Horizon Banksia - Black Edition

Horizon Banksia - Black Edition

Published 02 March 2013 |


Horizon Motorhomes ditches the woodgrain and goes Back in Black...

by Richard Robertson

When Henry Ford built the Model T he did so without consulting his customers. In fact he is famously quoted as saying, “If I’d asked them what they wanted they would have said, ‘A faster horse’.”

The same thing can be applied to motorhome interiors: wood panelling and timber hues rule the design world, but is it what customers want or just what they expect? So I was intrigued when Horizon Motorhomes’ Managing Director, Clayton Kearney, called to say he was releasing a Limited Edition model with a black and white interior.

“Good Lord man,” I thought. “A non-timber finished interior in a motorhome? Surely it can’t be done!” But done it he did and the result looks, well, bloody fantastic.

Thinking Inside the Box

Horizon Motorhomes specialises in converting large Fiat, Volkswagen and Mercedes vans into motorhomes. It is the manufacturing arm of the Ballina Campervan & Motorhome Centre (BCMC); better know simply as Ballina Campers. Based on the Far North Coast of New South Wales, about an hour south of the bustling Gold Coast, the BCMC/Horizon Motorhomes business is well established and has an excellent reputation for quality products and thoughtful design.

In recent years Clayton and his team seems to have moved their products to another level and I would now rank them amongst the best designed and built van conversions available. It’s probably by specialising in large van conversions and knowing their subject matter intimately that they have been able to evolve and hone their designs into such high quality products.

Horizon’s bread-and-butter van is Fiat’s popular Ducato, which I believe accounts for around 75% of all sales. Compared to the more expensive VW Crafter/Mercedes Sprinter doppelgänger, the Ducato is about an inch wider, has less rear overhang and carries about an extra half-tonne (in standard specifications). That’s a lot of advantage at a lower price.

Advantage Converter

Price and dimensions aside, the Ducato is also built to be a motorhome (even in van form). This means things like factory-fitted swivelling cab seats, specially routed wiring, tyres that resist ‘flat-spotting’ when parked for long periods and even a handbrake cable that’s kept out of the way, so under-floor tanks, etc, can be more easily installed. Oh yes, it also comes with a long range fuel tank of 125 litres capacity – 50 litres more than the Germans.

The Banksia sits second from the bottom in the Horizon Motorhomes’ model line-up, ahead of the Ducato-based Melaleuca in terms of price and size, but smaller and cheaper than the Wattle, Acacia and Grevillea (which are all VW/Mercedes-based).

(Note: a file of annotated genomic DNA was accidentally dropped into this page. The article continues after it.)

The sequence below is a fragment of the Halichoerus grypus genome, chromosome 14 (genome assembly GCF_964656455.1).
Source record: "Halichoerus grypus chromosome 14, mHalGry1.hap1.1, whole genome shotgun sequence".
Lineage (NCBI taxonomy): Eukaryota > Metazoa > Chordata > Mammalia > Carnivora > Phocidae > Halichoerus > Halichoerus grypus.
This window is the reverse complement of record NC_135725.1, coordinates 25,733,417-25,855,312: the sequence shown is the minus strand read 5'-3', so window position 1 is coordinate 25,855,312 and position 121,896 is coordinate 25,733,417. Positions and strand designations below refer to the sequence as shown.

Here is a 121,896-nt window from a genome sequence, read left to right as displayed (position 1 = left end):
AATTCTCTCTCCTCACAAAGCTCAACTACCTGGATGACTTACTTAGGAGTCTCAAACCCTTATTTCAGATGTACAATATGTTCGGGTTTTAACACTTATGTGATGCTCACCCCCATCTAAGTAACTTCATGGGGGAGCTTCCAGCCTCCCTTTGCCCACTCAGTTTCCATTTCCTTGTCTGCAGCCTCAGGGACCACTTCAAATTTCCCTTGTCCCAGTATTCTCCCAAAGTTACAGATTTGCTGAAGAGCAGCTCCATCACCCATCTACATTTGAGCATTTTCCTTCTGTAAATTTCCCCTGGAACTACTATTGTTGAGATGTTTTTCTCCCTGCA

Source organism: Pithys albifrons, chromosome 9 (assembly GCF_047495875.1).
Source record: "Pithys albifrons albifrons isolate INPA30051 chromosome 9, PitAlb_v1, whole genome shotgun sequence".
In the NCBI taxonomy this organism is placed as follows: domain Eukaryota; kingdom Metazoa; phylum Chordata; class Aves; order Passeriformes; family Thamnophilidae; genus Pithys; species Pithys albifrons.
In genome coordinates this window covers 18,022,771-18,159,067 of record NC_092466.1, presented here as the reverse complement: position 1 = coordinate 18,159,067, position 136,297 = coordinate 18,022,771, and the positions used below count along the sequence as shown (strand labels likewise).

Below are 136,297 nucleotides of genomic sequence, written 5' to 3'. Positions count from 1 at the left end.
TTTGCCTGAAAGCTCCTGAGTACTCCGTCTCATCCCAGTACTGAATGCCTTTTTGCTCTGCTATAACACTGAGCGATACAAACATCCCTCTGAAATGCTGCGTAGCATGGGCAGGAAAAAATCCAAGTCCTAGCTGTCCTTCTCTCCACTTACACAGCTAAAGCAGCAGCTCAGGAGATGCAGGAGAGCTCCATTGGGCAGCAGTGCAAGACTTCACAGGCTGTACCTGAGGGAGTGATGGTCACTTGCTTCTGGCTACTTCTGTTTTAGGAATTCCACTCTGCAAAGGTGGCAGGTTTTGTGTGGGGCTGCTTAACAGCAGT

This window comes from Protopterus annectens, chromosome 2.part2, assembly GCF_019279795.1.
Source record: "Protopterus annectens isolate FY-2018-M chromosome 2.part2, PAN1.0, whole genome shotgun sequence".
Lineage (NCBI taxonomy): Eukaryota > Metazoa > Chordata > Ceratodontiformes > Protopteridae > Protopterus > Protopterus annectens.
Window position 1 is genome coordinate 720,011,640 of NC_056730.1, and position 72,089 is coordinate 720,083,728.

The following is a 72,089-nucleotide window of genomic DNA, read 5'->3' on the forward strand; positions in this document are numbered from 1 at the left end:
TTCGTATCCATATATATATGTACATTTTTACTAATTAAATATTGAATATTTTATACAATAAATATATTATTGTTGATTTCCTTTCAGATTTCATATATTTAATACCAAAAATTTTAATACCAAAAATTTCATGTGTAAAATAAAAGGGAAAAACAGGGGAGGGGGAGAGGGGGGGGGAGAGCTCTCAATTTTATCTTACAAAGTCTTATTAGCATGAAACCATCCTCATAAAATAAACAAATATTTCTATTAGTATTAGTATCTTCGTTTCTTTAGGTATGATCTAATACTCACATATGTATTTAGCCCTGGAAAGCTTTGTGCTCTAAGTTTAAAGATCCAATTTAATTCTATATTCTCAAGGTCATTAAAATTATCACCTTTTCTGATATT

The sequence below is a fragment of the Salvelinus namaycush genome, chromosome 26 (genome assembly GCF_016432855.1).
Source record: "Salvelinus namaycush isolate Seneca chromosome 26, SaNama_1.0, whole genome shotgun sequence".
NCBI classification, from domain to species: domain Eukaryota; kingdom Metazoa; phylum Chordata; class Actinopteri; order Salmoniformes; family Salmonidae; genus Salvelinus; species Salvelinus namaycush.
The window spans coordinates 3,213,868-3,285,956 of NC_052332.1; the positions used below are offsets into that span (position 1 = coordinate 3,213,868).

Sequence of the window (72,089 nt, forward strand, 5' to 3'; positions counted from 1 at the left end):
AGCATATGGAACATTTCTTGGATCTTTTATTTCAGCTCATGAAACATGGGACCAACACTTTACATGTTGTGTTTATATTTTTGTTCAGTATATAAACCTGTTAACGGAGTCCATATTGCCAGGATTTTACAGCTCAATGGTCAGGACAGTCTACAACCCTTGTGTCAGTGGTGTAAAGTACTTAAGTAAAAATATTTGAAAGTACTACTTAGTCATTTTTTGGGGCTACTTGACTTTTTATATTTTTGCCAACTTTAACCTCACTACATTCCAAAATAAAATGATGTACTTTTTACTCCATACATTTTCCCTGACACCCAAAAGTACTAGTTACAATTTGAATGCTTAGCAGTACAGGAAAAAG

Built on the Ducato extra-long wheelbase (ELWB) van, the Banksia is a handy 6.363 m (20 ft 11 in) long and a sturdy 2.05 m (6 ft 9 in) wide. It stands a reasonably squat 2.63 m (8 ft 8 in) tall, without the optional roof-mounted air-conditioning, or 2.75 m (9 ft) tall with it, and has a gross vehicle mass of 4005 kg – meaning it can be driven on a standard car licence. 

Blue & Who? 

Like all Italian vehicles the Ducato loves to be driven. The comfortable, multi-adjustable driver’s seat provides a panoramic view through the deep windscreen. A thick, leather-wrapped steering wheel, with slightly confusing multi-stalk controls for lights, wipers and cruise, is typically Italian. The wheel itself is dotted with buttons that control the audio system and Fiat’s proprietary Blue & Me Bluetooth system. Like most technology, Blue & Me is really useful once you get the hang of it, allowing you to send/receive hands-free phone calls, operate the USB-connected media player and give voice commands for a variety of functions.

Fiat now includes a Tom-Tom GPS in all Ducatos and being factory fitted they’ve done a very neat job. Centrally mounted on top of the dash, the unit swivels so the driver or passenger can navigate, and the whole unit – including the base that delivers power without the need for external cords – can be removed in a moment for storage, to keep it out of sight of prying eyes.

Power comes from Fiat’s lusty 3.0-litre turbo-diesel, which produces 115 kW and 400 Nm. It drives through a standard 6-speed Comfort-Matic gearbox, which is a rather clumsy Fiat marketing name for an automated manual transmission – or AMT. This self-shifting gearbox is actually a manual without a clutch pedal, in which a computer changes gear for you. So it still pauses slightly between shifts, unlike a ‘normal’ automatic, but the benefit is manual-like fuel economy and lower greenhouse gas emissions than a full auto.